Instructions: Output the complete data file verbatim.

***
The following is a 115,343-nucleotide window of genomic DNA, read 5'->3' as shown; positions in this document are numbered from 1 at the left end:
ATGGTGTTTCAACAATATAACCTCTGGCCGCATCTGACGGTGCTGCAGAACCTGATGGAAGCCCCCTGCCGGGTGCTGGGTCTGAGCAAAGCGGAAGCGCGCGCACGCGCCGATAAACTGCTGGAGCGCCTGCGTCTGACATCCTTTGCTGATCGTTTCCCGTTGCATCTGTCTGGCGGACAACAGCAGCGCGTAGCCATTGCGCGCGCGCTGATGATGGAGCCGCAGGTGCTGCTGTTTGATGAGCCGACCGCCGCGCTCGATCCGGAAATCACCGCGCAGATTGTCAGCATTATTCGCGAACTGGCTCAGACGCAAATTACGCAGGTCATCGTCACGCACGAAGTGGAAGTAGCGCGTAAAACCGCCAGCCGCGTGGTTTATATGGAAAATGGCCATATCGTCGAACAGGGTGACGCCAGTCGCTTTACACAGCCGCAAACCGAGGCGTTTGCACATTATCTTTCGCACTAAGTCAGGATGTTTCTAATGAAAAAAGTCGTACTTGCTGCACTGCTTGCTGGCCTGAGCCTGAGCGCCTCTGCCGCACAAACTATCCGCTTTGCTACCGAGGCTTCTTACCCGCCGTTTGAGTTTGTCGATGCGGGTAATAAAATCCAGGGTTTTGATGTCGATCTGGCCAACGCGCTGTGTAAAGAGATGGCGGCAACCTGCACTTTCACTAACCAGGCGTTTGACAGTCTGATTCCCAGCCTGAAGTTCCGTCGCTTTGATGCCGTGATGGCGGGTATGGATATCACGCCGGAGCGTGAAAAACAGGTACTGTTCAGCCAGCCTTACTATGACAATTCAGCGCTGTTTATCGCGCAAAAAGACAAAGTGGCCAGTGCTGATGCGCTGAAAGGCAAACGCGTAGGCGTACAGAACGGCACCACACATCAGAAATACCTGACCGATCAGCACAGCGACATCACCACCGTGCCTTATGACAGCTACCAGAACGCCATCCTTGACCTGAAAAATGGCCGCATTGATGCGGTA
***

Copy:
The following is a 115,343-nucleotide window of genomic DNA, read 5'->3' as shown; positions in this document are numbered from 1 at the left end:
ATGGTGTTTCAACAATATAACCTCTGGCCGCATCTGACGGTGCTGCAGAACCTGATGGAAGCCCCCTGCCGGGTGCTGGGTCTGAGCAAAGCGGAAGCGCGCGCACGCGCCGATAAACTGCTGGAGCGCCTGCGTCTGACATCCTTTGCTGATCGTTTCCCGTTGCATCTGTCTGGCGGACAACAGCAGCGCGTAGCCATTGCGCGCGCGCTGATGATGGAGCCGCAGGTGCTGCTGTTTGATGAGCCGACCGCCGCGCTCGATCCGGAAATCACCGCGCAGATTGTCAGCATTATTCGCGAACTGGCTCAGACGCAAATTACGCAGGTCATCGTCACGCACGAAGTGGAAGTAGCGCGTAAAACCGCCAGCCGCGTGGTTTATATGGAAAATGGCCATATCGTCGAACAGGGTGACGCCAGTCGCTTTACACAGCCGCAAACCGAGGCGTTTGCACATTATCTTTCGCACTAAGTCAGGATGTTTCTAATGAAAAAAGTCGTACTTGCTGCACTGCTTGCTGGCCTGAGCCTGAGCGCCTCTGCCGCACAAACTATCCGCTTTGCTACCGAGGCTTCTTACCCGCCGTTTGAGTTTGTCGATGCGGGTAATAAAATCCAGGGTTTTGATGTCGATCTGGCCAACGCGCTGTGTAAAGAGATGGCGGCAACCTGCACTTTCACTAACCAGGCGTTTGACAGTCTGATTCCCAGCCTGAAGTTCCGTCGCTTTGATGCCGTGATGGCGGGTATGGATATCACGCCGGAGCGTGAAAAACAGGTACTGTTCAGCCAGCCTTACTATGACAATTCAGCGCTGTTTATCGCGCAAAAAGACAAAGTGGCCAGTGCTGATGCGCTGAAAGGCAAACGCGTAGGCGTACAGAACGGCACCACACATCAGAAATACCTGACCGATCAGCACAGCGACATCACCACCGTGCCTTATGACAGCTACCAGAACGCCATCCTTGACCTGAAAAATGGCCGCATTGATGCGGTA